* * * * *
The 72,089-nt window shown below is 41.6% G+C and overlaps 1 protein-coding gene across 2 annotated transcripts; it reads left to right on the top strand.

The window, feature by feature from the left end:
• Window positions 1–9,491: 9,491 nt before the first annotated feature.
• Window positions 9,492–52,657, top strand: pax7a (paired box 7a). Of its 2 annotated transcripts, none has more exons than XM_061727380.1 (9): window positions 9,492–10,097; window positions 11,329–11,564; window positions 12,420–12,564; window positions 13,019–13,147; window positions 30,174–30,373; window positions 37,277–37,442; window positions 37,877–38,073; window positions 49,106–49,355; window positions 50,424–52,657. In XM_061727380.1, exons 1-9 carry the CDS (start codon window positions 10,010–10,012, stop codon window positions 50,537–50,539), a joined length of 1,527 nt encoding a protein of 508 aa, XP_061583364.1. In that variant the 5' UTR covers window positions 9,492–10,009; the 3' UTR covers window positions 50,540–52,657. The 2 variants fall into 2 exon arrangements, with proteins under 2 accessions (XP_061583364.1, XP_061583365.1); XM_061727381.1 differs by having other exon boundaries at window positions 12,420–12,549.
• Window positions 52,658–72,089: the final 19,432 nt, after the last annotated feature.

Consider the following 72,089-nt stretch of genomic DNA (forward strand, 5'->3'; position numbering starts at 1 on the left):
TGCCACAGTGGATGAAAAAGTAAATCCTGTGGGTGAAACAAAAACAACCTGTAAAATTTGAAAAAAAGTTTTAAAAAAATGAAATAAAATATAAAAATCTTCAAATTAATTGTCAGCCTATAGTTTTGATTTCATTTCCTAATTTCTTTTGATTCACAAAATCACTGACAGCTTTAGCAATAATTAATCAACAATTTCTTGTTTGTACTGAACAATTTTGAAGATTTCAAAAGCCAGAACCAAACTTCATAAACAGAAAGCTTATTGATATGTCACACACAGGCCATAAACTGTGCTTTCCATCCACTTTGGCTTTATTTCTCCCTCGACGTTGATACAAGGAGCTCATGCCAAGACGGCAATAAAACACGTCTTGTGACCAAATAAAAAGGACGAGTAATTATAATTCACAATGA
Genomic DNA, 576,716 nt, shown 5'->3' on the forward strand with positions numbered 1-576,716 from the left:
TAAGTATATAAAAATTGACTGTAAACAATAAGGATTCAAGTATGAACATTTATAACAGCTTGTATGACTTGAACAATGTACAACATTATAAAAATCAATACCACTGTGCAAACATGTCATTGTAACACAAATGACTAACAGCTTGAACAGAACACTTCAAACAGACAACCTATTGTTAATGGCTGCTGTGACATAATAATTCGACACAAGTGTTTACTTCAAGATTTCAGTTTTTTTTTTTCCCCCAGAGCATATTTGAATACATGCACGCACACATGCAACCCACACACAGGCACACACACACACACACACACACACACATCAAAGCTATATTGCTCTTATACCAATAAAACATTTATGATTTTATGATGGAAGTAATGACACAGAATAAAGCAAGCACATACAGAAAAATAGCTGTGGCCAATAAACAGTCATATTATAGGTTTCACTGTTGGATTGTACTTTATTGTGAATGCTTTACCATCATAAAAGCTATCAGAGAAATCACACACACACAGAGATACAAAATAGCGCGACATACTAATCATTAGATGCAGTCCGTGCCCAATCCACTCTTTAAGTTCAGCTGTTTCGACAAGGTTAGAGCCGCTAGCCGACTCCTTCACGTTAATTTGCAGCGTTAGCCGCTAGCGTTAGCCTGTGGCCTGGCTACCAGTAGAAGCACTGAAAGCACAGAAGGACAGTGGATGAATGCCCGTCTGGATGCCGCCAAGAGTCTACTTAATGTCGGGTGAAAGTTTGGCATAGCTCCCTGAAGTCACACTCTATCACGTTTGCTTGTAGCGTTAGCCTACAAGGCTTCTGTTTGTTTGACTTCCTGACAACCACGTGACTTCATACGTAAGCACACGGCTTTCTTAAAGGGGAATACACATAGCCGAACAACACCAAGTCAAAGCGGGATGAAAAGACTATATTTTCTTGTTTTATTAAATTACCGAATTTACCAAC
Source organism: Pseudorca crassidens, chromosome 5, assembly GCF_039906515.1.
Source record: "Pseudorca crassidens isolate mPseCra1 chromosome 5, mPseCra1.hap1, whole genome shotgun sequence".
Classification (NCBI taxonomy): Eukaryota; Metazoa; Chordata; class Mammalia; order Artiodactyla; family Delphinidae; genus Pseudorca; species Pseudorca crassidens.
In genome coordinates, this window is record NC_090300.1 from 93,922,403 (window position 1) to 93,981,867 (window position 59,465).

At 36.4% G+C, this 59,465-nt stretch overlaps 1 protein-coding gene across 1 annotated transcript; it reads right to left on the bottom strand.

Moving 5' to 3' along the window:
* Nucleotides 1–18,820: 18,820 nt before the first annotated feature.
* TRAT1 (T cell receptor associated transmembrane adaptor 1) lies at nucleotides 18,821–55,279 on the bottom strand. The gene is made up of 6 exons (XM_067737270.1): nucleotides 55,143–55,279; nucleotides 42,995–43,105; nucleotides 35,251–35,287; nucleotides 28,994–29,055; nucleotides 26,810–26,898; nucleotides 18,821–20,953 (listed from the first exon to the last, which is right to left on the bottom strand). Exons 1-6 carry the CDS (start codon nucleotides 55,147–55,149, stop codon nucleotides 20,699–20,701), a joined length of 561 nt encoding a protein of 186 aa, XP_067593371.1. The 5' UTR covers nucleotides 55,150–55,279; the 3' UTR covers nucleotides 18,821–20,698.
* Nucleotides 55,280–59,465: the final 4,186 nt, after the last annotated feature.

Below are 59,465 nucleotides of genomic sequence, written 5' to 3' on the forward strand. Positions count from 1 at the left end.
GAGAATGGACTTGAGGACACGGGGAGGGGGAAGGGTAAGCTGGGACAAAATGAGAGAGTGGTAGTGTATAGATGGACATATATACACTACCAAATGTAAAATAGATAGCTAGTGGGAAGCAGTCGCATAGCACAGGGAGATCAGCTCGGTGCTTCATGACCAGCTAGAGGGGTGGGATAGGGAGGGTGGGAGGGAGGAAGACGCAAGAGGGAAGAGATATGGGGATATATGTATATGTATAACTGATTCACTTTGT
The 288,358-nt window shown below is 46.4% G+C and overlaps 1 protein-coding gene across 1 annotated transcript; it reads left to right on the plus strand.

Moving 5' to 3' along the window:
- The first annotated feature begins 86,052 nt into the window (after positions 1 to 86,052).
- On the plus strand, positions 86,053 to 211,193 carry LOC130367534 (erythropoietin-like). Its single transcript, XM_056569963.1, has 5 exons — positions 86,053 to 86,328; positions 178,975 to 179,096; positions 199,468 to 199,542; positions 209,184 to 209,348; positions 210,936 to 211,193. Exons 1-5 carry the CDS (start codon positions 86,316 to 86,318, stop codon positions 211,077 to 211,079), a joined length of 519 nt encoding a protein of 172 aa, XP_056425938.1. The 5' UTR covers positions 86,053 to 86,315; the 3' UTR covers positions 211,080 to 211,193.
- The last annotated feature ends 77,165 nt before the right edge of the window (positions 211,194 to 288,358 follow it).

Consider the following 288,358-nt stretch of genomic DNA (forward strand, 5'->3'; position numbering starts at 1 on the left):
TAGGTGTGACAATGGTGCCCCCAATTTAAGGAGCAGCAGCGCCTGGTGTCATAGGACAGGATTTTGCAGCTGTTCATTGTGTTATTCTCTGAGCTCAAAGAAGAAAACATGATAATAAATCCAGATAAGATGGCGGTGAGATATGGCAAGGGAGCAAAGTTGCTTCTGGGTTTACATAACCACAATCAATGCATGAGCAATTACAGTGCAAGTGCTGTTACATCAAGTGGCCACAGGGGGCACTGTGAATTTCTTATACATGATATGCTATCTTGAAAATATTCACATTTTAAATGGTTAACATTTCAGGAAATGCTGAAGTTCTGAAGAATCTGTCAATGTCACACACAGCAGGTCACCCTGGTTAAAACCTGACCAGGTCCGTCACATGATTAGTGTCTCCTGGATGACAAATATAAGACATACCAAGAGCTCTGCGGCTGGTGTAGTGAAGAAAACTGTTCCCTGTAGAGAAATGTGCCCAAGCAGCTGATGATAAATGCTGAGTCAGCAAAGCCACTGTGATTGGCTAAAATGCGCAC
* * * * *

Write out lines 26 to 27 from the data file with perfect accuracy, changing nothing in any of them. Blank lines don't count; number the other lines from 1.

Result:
Consider the following 288,358-nt stretch of genomic DNA (forward strand, 5'->3'; position numbering starts at 1 on the left):
TAGGTGTGACAATGGTGCCCCCAATTTAAGGAGCAGCAGCGCCTGGTGTCATAGGACAGGATTTTGCAGCTGTTCATTGTGTTATTCTCTGAGCTCAAAGAAGAAAACATGATAATAAATCCAGATAAGATGGCGGTGAGATATGGCAAGGGAGCAAAGTTGCTTCTGGGTTTACATAACCACAATCAATGCATGAGCAATTACAGTGCAAGTGCTGTTACATCAAGTGGCCACAGGGGGCACTGTGAATTTCTTATACATGATATGCTATCTTGAAAATATTCACATTTTAAATGGTTAACATTTCAGGAAATGCTGAAGTTCTGAAGAATCTGTCAATGTCACACACAGCAGGTCACCCTGGTTAAAACCTGACCAGGTCCGTCACATGATTAGTGTCTCCTGGATGACAAATATAAGACATACCAAGAGCTCTGCGGCTGGTGTAGTGAAGAAAACTGTTCCCTGTAGAGAAATGTGCCCAAGCAGCTGATGATAAATGCTGAGTCAGCAAAGCCACTGTGATTGGCTAAAATGCGCAC